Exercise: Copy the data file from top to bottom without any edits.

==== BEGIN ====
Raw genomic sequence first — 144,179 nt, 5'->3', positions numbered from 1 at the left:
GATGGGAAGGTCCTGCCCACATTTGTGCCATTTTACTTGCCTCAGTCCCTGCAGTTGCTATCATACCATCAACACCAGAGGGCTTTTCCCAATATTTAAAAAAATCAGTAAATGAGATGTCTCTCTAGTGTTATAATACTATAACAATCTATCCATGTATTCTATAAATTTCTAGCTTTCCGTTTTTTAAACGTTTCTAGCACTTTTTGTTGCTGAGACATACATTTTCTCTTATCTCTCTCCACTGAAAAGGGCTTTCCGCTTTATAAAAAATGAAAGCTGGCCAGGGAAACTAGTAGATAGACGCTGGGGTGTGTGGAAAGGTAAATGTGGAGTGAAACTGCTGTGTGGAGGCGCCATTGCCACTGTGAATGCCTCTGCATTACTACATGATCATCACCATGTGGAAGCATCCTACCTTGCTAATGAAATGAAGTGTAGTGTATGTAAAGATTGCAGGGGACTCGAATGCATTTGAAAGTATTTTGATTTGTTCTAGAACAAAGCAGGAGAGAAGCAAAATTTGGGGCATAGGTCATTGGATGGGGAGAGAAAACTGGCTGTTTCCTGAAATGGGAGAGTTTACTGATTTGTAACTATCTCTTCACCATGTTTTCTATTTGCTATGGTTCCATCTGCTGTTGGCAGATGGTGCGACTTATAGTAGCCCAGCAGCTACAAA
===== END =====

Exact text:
Raw genomic sequence first — 144,179 nt, 5'->3', positions numbered from 1 at the left:
GATGGGAAGGTCCTGCCCACATTTGTGCCATTTTACTTGCCTCAGTCCCTGCAGTTGCTATCATACCATCAACACCAGAGGGCTTTTCCCAATATTTAAAAAAATCAGTAAATGAGATGTCTCTCTAGTGTTATAATACTATAACAATCTATCCATGTATTCTATAAATTTCTAGCTTTCCGTTTTTTAAACGTTTCTAGCACTTTTTGTTGCTGAGACATACATTTTCTCTTATCTCTCTCCACTGAAAAGGGCTTTCCGCTTTATAAAAAATGAAAGCTGGCCAGGGAAACTAGTAGATAGACGCTGGGGTGTGTGGAAAGGTAAATGTGGAGTGAAACTGCTGTGTGGAGGCGCCATTGCCACTGTGAATGCCTCTGCATTACTACATGATCATCACCATGTGGAAGCATCCTACCTTGCTAATGAAATGAAGTGTAGTGTATGTAAAGATTGCAGGGGACTCGAATGCATTTGAAAGTATTTTGATTTGTTCTAGAACAAAGCAGGAGAGAAGCAAAATTTGGGGCATAGGTCATTGGATGGGGAGAGAAAACTGGCTGTTTCCTGAAATGGGAGAGTTTACTGATTTGTAACTATCTCTTCACCATGTTTTCTATTTGCTATGGTTCCATCTGCTGTTGGCAGATGGTGCGACTTATAGTAGCCCAGCAGCTACAAA